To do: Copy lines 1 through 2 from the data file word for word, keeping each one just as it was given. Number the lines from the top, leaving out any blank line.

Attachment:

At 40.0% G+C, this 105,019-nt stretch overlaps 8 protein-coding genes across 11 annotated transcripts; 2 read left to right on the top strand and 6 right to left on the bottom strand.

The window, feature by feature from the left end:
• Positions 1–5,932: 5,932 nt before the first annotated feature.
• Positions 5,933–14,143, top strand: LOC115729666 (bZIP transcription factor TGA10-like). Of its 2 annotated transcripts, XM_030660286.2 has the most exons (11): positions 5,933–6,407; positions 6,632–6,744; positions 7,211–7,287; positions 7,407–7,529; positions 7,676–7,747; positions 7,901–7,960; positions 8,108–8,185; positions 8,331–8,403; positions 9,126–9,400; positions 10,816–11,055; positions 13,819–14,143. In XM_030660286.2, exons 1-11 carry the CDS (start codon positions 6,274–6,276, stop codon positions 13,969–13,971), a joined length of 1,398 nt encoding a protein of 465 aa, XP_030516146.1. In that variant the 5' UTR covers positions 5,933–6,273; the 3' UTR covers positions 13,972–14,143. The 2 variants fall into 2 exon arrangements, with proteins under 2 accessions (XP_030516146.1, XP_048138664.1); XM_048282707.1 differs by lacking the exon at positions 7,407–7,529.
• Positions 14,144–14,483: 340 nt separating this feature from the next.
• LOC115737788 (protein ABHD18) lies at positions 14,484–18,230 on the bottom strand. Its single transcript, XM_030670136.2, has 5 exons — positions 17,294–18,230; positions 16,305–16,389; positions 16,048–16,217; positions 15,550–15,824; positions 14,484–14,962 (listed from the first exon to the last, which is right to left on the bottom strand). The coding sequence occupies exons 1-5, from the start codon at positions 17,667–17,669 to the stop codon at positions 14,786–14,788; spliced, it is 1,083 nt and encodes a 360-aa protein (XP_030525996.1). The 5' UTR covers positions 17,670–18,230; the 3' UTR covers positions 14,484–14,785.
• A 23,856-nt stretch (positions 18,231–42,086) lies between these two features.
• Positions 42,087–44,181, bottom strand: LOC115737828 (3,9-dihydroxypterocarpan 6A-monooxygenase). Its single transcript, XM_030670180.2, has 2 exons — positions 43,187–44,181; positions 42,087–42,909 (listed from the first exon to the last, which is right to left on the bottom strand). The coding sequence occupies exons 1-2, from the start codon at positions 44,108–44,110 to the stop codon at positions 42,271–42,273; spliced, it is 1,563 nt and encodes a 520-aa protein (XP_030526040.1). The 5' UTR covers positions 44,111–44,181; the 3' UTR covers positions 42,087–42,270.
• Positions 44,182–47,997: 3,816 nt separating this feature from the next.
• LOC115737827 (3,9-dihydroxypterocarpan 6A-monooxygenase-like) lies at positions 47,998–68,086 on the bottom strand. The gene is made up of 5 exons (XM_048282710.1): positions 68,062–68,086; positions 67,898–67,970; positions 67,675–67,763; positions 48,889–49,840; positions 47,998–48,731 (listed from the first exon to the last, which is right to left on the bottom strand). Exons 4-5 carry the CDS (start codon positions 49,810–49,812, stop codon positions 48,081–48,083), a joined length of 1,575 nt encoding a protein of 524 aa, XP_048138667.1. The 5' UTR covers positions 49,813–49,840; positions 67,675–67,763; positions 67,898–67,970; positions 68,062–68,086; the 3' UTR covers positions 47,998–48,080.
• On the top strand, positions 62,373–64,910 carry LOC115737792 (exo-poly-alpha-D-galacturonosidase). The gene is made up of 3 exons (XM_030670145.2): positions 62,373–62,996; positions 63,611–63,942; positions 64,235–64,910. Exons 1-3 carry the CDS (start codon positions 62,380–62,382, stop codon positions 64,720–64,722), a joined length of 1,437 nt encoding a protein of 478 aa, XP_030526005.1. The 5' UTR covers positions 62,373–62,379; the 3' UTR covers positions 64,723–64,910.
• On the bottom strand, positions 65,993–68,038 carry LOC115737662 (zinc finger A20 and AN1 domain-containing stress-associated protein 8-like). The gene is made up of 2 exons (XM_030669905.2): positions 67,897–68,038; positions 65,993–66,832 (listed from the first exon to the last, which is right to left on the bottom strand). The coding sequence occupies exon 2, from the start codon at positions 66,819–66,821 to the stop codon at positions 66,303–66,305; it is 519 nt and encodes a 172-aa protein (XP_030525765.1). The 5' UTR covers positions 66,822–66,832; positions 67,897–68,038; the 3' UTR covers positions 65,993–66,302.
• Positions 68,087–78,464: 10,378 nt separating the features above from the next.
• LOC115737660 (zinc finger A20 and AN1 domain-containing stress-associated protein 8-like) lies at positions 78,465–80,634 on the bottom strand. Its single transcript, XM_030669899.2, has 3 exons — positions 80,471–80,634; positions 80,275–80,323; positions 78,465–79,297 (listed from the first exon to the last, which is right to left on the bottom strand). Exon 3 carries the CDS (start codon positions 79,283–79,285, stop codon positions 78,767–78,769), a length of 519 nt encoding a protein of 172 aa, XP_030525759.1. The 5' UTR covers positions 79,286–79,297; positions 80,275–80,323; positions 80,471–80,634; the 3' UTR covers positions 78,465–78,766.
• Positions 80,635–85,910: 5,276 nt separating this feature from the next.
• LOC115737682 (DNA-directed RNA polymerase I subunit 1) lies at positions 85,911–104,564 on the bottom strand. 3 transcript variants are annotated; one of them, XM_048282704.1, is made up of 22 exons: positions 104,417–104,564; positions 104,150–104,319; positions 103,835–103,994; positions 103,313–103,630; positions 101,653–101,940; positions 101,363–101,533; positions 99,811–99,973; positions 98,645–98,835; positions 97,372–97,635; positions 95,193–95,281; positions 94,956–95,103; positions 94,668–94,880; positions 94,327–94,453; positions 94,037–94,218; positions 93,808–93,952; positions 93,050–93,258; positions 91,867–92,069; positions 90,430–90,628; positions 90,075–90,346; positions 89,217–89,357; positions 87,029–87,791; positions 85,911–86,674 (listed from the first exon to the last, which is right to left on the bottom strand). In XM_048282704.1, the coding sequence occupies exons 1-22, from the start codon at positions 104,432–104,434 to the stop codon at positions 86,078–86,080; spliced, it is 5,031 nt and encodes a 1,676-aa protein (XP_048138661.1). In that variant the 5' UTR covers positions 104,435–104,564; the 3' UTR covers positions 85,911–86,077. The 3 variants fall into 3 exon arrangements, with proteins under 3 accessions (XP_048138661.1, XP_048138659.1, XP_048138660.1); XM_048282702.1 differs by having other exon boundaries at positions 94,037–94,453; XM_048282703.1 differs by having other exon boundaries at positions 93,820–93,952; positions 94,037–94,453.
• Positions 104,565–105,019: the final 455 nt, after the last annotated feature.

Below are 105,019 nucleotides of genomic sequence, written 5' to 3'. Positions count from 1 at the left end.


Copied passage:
At 40.0% G+C, this 105,019-nt stretch overlaps 8 protein-coding genes across 11 annotated transcripts; 2 read left to right on the top strand and 6 right to left on the bottom strand.

The window, feature by feature from the left end: